Medical Research

University of California, San Francisco

James Fraser, Danica Galonic Fujimori
San Francisco, CA
December 2020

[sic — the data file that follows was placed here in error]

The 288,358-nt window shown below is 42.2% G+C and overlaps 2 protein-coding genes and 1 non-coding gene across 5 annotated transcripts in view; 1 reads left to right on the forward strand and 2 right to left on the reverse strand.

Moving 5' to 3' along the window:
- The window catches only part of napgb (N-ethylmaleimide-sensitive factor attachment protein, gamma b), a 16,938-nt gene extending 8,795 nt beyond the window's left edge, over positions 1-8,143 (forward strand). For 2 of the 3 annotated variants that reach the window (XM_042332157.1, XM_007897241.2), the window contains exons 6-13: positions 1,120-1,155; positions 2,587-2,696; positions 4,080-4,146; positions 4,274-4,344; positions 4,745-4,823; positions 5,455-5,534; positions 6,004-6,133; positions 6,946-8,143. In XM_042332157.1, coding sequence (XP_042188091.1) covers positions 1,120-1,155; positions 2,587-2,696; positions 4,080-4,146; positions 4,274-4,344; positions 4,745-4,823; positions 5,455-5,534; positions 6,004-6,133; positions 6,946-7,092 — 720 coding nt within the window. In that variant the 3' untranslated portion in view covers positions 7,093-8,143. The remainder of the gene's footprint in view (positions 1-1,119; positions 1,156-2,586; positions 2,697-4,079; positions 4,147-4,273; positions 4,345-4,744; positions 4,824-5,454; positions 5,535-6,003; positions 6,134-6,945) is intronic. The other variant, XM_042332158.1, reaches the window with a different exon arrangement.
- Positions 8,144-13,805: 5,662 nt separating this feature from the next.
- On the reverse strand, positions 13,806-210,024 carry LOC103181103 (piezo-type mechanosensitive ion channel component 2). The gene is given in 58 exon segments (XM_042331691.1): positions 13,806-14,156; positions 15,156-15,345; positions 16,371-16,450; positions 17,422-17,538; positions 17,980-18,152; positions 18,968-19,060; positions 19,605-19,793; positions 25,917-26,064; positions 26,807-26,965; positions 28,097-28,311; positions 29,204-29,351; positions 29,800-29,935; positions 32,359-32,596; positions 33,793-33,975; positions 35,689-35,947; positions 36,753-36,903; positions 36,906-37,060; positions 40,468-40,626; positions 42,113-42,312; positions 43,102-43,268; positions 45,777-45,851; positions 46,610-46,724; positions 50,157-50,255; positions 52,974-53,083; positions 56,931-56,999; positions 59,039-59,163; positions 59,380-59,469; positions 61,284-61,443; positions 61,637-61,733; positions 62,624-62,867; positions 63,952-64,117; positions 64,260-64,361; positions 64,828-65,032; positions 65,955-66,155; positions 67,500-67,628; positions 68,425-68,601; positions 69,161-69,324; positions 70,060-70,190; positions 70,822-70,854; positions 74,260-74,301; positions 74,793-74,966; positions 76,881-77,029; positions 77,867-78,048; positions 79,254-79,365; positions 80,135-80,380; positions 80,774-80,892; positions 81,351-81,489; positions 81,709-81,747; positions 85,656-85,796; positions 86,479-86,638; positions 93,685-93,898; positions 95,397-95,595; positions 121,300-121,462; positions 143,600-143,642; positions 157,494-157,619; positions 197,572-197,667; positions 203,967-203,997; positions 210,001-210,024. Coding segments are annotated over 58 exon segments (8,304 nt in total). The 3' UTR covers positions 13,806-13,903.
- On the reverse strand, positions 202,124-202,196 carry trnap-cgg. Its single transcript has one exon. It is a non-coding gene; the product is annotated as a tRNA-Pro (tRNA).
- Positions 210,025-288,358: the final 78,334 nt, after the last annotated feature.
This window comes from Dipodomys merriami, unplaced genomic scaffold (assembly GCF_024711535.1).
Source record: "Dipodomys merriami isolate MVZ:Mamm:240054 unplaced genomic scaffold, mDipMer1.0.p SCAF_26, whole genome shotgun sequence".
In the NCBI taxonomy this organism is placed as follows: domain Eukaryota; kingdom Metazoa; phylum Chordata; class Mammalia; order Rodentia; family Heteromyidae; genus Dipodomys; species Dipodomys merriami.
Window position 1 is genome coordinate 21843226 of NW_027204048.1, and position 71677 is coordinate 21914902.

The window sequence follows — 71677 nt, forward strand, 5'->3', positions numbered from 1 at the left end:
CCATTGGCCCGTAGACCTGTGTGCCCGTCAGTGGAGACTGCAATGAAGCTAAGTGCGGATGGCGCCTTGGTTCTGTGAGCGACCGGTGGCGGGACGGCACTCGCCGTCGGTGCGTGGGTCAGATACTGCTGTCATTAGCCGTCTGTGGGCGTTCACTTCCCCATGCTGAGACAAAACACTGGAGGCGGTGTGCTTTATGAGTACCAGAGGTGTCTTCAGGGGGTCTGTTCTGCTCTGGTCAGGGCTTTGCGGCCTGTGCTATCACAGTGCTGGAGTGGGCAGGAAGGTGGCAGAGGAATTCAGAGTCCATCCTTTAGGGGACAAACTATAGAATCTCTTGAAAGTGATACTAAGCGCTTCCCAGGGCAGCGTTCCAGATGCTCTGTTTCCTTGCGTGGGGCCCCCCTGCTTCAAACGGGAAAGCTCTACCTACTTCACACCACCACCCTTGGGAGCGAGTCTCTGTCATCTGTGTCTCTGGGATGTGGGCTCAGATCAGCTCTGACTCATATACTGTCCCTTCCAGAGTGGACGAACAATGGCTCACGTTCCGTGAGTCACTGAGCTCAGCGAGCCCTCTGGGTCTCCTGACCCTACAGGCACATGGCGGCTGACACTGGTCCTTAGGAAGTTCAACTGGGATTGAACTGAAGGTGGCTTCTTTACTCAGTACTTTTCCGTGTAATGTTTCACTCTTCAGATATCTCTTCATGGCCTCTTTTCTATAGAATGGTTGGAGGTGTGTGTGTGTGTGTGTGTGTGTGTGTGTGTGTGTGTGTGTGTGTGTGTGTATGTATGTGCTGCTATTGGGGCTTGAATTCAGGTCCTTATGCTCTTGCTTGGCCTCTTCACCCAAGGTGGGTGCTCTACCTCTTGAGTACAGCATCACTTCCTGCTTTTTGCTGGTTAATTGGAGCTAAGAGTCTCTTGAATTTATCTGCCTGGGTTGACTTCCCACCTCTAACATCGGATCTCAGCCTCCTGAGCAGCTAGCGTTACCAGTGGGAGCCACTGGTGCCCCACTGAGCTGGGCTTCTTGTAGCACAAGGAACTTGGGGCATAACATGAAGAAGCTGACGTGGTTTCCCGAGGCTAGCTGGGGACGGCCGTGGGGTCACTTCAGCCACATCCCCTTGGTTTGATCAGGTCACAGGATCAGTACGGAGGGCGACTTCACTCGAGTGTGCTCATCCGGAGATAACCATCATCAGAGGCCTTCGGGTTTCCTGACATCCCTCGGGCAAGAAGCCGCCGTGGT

The ability to use a small molecule to selectively modulate a protein has incredible therapeutic and discovery consequences.  However, most proteins lack the type of pockets that can bind a small molecule, making them “undruggable” by conventional approaches.  These proteins are often understudied not because of a lack of importance, but simply because researchers lack molecules that can bind to them.  Modern approaches like CRISPR provide a sequence-specific genetic handle on these proteins, but even when compelling new targets are uncovered investigators still lack chemical agents to modulate them specifically.  A team at the University of California, San Francisco will develop a new platform to inhibit proteins: by selectively stopping them from ever being produced in the first place.  Using a combination of small molecule synthesis, CryoEM, and ribosome profiling, they will design a new class of small molecules—Specific Tunable Obstructors of Protein Synthesis (STOPS)—that stall ribosome at specific peptide sequences.  If successful, the project would deliver a platform to modulate any target in the proteome irrespective of its catalytic activity, ability to bind ligands, or mutation status.  Additionally, by targeting a core mechanism in translation, STOPS could be used across the tree of life.

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